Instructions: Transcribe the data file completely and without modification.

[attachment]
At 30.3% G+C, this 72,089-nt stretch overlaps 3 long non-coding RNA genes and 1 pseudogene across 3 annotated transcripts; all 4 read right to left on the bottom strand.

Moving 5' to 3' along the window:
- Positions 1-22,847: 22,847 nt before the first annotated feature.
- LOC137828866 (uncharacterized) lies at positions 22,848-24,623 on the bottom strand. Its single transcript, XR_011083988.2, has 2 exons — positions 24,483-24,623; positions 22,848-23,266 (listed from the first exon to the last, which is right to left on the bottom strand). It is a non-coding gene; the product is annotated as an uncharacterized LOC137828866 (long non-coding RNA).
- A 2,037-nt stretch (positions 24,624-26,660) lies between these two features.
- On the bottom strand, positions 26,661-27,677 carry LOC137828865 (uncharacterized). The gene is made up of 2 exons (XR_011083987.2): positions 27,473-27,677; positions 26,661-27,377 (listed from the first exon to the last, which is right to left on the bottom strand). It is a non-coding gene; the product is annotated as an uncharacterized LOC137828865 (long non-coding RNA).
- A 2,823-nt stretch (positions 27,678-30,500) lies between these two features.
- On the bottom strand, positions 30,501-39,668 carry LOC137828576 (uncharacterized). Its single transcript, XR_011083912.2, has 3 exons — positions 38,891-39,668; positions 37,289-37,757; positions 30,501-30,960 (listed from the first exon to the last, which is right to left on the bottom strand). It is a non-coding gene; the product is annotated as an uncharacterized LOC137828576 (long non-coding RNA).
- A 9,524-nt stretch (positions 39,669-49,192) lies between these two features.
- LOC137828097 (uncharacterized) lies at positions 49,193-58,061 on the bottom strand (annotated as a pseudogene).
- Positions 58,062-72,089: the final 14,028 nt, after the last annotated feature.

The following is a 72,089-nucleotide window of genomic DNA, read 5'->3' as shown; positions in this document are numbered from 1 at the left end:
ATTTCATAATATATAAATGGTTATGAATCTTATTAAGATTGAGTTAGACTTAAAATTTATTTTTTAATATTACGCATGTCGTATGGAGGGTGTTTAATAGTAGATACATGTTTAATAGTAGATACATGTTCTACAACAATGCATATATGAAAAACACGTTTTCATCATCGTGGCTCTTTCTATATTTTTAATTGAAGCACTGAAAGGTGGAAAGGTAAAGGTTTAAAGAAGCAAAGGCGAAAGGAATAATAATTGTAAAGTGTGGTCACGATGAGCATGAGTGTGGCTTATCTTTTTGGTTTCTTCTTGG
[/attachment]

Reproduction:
At 30.3% G+C, this 72,089-nt stretch overlaps 3 long non-coding RNA genes and 1 pseudogene across 3 annotated transcripts; all 4 read right to left on the bottom strand.

Moving 5' to 3' along the window:
- Positions 1-22,847: 22,847 nt before the first annotated feature.
- LOC137828866 (uncharacterized) lies at positions 22,848-24,623 on the bottom strand. Its single transcript, XR_011083988.2, has 2 exons — positions 24,483-24,623; positions 22,848-23,266 (listed from the first exon to the last, which is right to left on the bottom strand). It is a non-coding gene; the product is annotated as an uncharacterized LOC137828866 (long non-coding RNA).
- A 2,037-nt stretch (positions 24,624-26,660) lies between these two features.
- On the bottom strand, positions 26,661-27,677 carry LOC137828865 (uncharacterized). The gene is made up of 2 exons (XR_011083987.2): positions 27,473-27,677; positions 26,661-27,377 (listed from the first exon to the last, which is right to left on the bottom strand). It is a non-coding gene; the product is annotated as an uncharacterized LOC137828865 (long non-coding RNA).
- A 2,823-nt stretch (positions 27,678-30,500) lies between these two features.
- On the bottom strand, positions 30,501-39,668 carry LOC137828576 (uncharacterized). Its single transcript, XR_011083912.2, has 3 exons — positions 38,891-39,668; positions 37,289-37,757; positions 30,501-30,960 (listed from the first exon to the last, which is right to left on the bottom strand). It is a non-coding gene; the product is annotated as an uncharacterized LOC137828576 (long non-coding RNA).
- A 9,524-nt stretch (positions 39,669-49,192) lies between these two features.
- LOC137828097 (uncharacterized) lies at positions 49,193-58,061 on the bottom strand (annotated as a pseudogene).
- Positions 58,062-72,089: the final 14,028 nt, after the last annotated feature.

The following is a 72,089-nucleotide window of genomic DNA, read 5'->3' as shown; positions in this document are numbered from 1 at the left end:
ATTTCATAATATATAAATGGTTATGAATCTTATTAAGATTGAGTTAGACTTAAAATTTATTTTTTAATATTACGCATGTCGTATGGAGGGTGTTTAATAGTAGATACATGTTTAATAGTAGATACATGTTCTACAACAATGCATATATGAAAAACACGTTTTCATCATCGTGGCTCTTTCTATATTTTTAATTGAAGCACTGAAAGGTGGAAAGGTAAAGGTTTAAAGAAGCAAAGGCGAAAGGAATAATAATTGTAAAGTGTGGTCACGATGAGCATGAGTGTGGCTTATCTTTTTGGTTTCTTCTTGG